Boston hopped out of the trade deadline by taking two of three games in a strong series against the Astros, followed by losing three of four to the Royals. Meanwhile, Chris Sale broke his wrist on a bike and is out for the season, knocking out a player that the team expected to depend on heading into the postseason. All of this while questions are emerging out of the front office about the direction and vision for the future of the team after Boston sentChristian Vazquez to the Astros while acquiring Tommy Pham and Reese McGuire. -- Lee
19. Texas Rangers
After over four months of baseball, it's safe to say Texas has underachieved -- especially considering its winter spending spree. The way the AL has evolved, the Rangers should be in the wild-card hunt or at least closer to .500. They just can't compete with the better teams in the league, compiling a 23-41 record against plus-.500 squads going into games on Wednesday. This, despite solid campaigns by Martin Perez and Jon Gray. It's been a learning year for pitchers like Dane Dunning andGlenn Otto. The former hurler produced a solid effort against the White Sox over the weekend, but there haven't been enough of those moments on the mound for Texas this season. -- Rogers
The D-backs won't make the playoffs this year, but they also won't lose 100 games. And some of their biggest signs of encouragement have come in their rotation, where Zac Gallen and Merrill Kelly -- both locked in through as late as 2025 at the moment -- have combined for a 2.98 ERA in 250 2/3 innings. Kelly has allowed just nine runs (eight earned) in 48 1/3 innings since the start of July. Gallen is coming off seven masterful innings against the Pirates on Monday. -- Gonzalez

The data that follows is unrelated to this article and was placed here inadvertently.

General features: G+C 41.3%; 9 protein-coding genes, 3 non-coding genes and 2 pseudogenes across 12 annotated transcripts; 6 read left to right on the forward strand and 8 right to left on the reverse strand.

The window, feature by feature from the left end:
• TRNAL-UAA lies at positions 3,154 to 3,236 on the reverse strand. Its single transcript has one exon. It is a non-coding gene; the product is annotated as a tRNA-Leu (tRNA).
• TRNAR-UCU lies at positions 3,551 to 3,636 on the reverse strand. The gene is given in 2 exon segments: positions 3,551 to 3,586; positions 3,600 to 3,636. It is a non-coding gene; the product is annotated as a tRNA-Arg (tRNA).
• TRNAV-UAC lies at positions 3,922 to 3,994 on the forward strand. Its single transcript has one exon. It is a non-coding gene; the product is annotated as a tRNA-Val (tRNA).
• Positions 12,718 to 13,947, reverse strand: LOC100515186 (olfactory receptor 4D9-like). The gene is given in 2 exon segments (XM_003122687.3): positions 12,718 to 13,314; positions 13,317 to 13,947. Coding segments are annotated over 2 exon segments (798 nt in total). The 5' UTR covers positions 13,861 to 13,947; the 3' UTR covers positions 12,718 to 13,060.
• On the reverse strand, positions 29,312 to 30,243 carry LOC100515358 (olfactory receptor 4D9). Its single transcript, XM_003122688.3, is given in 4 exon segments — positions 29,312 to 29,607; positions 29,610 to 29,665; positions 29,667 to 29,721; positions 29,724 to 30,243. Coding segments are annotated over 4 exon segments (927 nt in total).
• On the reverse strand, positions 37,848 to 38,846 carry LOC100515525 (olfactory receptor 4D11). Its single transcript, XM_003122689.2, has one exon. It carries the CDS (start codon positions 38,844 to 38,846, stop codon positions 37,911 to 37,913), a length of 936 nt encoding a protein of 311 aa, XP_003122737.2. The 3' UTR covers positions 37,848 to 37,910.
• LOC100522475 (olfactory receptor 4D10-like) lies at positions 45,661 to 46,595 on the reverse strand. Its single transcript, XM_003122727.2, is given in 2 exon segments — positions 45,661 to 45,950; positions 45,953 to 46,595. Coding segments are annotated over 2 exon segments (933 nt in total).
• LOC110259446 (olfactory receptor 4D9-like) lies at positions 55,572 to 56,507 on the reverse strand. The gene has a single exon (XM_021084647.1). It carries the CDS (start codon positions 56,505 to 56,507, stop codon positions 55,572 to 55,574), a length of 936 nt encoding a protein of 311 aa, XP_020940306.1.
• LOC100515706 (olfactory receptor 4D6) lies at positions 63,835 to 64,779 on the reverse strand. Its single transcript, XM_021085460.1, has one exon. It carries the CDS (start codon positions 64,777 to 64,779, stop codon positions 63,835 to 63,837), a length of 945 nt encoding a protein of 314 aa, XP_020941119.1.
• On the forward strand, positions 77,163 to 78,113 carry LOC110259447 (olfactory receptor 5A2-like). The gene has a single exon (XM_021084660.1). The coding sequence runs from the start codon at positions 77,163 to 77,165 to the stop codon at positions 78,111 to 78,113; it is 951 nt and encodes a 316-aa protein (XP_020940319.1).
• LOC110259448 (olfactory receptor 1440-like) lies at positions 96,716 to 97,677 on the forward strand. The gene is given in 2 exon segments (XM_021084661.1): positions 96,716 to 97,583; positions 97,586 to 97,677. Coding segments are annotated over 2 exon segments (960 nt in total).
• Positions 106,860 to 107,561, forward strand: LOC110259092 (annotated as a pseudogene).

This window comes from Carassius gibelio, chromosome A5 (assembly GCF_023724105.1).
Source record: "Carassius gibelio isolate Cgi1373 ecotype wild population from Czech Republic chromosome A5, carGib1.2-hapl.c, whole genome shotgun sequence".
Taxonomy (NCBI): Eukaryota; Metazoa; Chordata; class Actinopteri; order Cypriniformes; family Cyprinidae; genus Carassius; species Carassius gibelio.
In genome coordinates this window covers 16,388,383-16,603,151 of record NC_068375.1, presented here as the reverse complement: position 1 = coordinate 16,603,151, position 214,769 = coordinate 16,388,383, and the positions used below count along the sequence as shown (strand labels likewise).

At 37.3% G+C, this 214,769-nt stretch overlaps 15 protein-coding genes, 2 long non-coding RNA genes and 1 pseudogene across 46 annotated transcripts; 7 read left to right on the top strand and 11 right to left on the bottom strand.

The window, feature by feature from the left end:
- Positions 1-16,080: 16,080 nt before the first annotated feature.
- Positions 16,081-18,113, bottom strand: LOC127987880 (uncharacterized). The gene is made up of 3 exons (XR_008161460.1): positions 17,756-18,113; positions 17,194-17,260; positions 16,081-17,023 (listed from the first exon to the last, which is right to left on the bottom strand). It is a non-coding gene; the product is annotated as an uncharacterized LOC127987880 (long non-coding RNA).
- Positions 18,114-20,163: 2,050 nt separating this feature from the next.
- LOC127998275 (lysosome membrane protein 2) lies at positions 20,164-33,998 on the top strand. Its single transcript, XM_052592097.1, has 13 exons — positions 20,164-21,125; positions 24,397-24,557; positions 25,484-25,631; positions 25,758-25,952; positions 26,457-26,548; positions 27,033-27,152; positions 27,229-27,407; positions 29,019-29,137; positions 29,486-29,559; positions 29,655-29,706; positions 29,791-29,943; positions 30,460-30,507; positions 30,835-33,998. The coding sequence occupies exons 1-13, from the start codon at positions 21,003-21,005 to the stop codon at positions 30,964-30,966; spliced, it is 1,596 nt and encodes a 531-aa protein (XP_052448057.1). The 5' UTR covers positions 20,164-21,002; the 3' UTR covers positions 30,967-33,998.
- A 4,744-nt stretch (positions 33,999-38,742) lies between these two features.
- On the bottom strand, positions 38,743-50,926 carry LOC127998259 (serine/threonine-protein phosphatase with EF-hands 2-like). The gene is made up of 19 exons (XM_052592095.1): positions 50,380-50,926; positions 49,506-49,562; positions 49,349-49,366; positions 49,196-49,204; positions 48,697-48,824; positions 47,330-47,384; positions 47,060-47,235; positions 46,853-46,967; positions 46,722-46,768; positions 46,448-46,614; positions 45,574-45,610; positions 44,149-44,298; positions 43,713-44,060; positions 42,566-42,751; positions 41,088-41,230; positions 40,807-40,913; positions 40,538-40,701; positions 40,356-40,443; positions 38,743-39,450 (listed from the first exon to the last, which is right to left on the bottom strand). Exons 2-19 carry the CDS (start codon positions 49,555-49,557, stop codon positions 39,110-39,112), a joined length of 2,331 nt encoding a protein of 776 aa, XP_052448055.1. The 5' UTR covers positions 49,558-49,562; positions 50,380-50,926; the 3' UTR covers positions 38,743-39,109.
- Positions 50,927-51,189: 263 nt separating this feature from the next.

21. Miami Marlins
Remember that Opening Day outfield? Jorge Soler, Jesus Sanchez and Avisail Garcia? Hard to say which one has been most disappointing (answer: all three). With Soler and Garcia on the injured list and Sanchez back in Triple-A, it's an opportunity for JJ Bleday and Peyton Burdick to get regular playing time. Bleday, the fourth overall pick in 2019, was a three true outcomes slugger in Triple-A (.229/.365/.470, 99 K's in 85 games). The hope is he'll at least draw some walks to post a decent OBP despite the low average. Burdick, a third-round pick in 2019, has a similar profile after hitting .224 in Double-A in 2021 and .229 in Triple-A in 2022. -- Schoenfield
Mike Trout is still trying to return from a back injury, and Shohei Ohtani stands as the only true reason to tune in to Angels games these days. But it's a great reason. His Tuesday performance against the A's was a perfect example. He pitched six scoreless innings to notch his 10th win, joining Babe Ruth as the only players with 10 wins and 10 home runs in the same season. And he belted his 25th home run. Ohtani is the only player ever to hit at least 25 home runs and strike out at least 150 batters in the same season -- and he has done it two years in a row. -- Gonzalez